Improving Land Administration in Ethiopia
To speed the transition from subsistence to commercial agriculture, Ethiopia recognized that it needed to reform its land administration. However, the country’s mechanisms for enforcing property rights, lowering transaction costs, and encouraging investment in land were weak. To build institutional capacity, Ethiopia requested World Bank help through analytical work and knowledge exchange facilitation. Ethiopia’s Ministry of Agriculture and World Bank staff identified Thailand and Vietnam as good sources of knowledge; both had successfully adopted dynamic policies in environments similar to Ethiopia’s. Using funding provided through the South-South Experience Exchange Facility, 11 high-level Ethiopian officials went on a two-week study tour to Vietnam and Thailand, where they learned about dynamic land-policy reforms, integration of urban and rural land registration systems, and laying the foundations for sustainable land administration.
The knowledge exchange helped the Ethiopian participants understand the need to integrate urban and rural registration systems and implement reforms in a transparent and participatory way. The delegates learned how to plan and prioritize reforms to develop the land administration gradually and sustainably. In Ethiopia, the structure of land ownership was fragmented: the participants acknowledged the need for a competent national surveying and mapping organization to record geodetic reference points and help with parcel identification and land registration to remedy this. They also saw the need to revise the legal and operational procedures to keep the sector dynamic. The Ethiopian officials learned about the importance of high level political commitment and engagement with the private sector, as well as successful land administration management, to ensure strategic guidance, good governance, and accountability.
Beneficiaries / Participants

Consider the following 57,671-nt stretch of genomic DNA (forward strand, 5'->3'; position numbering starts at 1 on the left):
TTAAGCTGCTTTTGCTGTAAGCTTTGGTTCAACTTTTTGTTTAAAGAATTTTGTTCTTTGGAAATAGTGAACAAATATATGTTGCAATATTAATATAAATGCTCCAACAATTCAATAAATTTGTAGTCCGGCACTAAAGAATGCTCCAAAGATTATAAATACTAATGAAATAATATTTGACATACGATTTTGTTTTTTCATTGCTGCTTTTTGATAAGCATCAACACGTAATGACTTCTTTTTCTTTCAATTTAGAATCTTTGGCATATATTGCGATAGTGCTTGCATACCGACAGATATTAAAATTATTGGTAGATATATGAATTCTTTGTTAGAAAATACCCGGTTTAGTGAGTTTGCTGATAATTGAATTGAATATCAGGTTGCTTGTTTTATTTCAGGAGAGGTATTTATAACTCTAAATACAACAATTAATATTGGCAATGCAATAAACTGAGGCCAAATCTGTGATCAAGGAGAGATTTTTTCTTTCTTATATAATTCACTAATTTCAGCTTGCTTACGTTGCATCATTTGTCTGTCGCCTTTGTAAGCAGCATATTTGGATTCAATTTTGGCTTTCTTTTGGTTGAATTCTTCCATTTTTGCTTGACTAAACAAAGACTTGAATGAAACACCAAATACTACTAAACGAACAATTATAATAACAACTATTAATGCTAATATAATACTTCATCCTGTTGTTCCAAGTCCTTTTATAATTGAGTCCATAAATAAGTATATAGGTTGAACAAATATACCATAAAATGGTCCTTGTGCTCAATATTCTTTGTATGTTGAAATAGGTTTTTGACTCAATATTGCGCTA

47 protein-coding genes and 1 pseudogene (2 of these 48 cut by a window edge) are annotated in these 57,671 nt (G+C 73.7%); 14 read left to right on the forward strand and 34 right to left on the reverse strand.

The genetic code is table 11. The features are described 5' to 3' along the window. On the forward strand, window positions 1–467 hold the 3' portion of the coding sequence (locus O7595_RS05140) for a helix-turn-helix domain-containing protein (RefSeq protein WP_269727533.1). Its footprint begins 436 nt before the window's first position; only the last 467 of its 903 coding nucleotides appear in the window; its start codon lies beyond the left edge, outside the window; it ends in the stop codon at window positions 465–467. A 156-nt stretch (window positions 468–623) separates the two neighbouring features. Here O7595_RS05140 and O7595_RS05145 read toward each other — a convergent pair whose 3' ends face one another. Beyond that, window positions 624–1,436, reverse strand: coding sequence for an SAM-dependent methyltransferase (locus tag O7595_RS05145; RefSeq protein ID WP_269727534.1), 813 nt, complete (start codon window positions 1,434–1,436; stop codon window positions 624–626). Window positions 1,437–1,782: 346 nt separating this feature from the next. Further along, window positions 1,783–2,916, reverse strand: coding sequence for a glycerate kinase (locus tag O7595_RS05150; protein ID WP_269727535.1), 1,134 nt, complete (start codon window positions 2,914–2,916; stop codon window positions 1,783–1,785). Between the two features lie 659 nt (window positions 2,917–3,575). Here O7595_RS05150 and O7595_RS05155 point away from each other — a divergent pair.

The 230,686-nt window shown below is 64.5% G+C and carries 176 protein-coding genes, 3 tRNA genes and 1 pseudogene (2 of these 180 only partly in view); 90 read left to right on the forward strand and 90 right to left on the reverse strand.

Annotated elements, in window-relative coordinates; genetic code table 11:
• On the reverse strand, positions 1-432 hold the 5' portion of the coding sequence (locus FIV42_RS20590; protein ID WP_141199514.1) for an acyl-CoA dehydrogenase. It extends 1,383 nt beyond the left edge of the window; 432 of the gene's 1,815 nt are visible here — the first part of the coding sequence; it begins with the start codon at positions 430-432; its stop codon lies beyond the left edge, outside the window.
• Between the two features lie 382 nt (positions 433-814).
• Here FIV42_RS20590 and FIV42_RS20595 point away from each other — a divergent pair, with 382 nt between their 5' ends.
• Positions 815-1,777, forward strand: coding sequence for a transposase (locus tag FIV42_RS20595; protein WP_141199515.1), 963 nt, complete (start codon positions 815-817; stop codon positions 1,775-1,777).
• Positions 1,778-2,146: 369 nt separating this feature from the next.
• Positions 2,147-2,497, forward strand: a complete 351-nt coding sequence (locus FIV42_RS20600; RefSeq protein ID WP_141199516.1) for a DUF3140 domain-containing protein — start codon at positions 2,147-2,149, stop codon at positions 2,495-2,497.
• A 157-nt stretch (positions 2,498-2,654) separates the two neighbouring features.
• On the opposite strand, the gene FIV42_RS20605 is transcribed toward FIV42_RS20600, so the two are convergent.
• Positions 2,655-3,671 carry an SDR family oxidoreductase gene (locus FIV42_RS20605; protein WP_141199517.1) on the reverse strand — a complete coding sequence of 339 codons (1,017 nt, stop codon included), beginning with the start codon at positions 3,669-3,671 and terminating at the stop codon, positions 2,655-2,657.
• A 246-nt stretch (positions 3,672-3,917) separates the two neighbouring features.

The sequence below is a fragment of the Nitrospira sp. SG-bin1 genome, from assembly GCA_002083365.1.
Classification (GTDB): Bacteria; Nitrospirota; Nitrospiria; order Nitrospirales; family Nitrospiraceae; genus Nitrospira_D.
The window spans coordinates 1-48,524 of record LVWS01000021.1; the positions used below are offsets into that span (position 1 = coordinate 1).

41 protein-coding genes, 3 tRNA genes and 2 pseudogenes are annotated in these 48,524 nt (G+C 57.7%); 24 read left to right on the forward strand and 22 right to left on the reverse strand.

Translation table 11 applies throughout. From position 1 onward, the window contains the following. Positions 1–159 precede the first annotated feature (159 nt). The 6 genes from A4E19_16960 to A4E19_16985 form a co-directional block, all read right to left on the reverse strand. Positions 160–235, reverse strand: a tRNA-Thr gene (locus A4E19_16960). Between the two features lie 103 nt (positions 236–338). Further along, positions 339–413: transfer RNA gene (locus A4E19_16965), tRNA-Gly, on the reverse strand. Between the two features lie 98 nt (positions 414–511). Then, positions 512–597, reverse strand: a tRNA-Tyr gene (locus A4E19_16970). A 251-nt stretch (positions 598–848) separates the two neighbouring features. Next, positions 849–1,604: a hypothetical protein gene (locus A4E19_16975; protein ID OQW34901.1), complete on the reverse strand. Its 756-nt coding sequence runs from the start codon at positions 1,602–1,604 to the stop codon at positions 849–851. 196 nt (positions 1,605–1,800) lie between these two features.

Ethiopia aims to sustain its high economic growth and speed the transition from subsistence to commercial agriculture and toward increased industrialization and urbanization. The government realized it needs formal mechanisms to enforce property rights, lower transaction costs, and enhance gender equality to encourage land investment. To that end, Ethiopia initiated a series of law reforms to recognize customary rights, strengthen women’s property rights, and establish processes for creating and maintaining transparent and nondiscriminatory ownership documents. Building capacity to improve the land administration system is a crucial part of the government’s agenda and an integral element of Ethiopia’s Five-Year Growth and Transformation Plan (2011-2016). Along with passing several land laws since 2010, Ethiopia established a new Directorate of Land Administration and Use (DLAU) in the Ministry of Agriculture (MoA) and increased staffing at both the federal and regional levels. The World Bank has supported these efforts through analytical and advisory work, including a policy note on Land Administration delivered in 2011.
In a letter to the World Bank, Ethiopia expressed a desire to “capture lessons from different countries that are recognized for having made significant progress in the [agriculture] sector.” The Ministry of Agriculture asked to learn from Thailand and Vietnam for the successes and “contextual closeness they have to Ethiopia, which would make the adoption process simpler.” Land policy in both Thailand and Vietnam is dynamic, with established information systems providing effective service to customers. Using funding provided through the South-South Experience Exchange Facility, Bank staff connected Ethiopian officials to peers in the two countries to learn about reforming land administration as well as policy and legislation formulation processes, adjudication and demarcation, land consolidation, and cadastral methodologies for recording and maintaining data.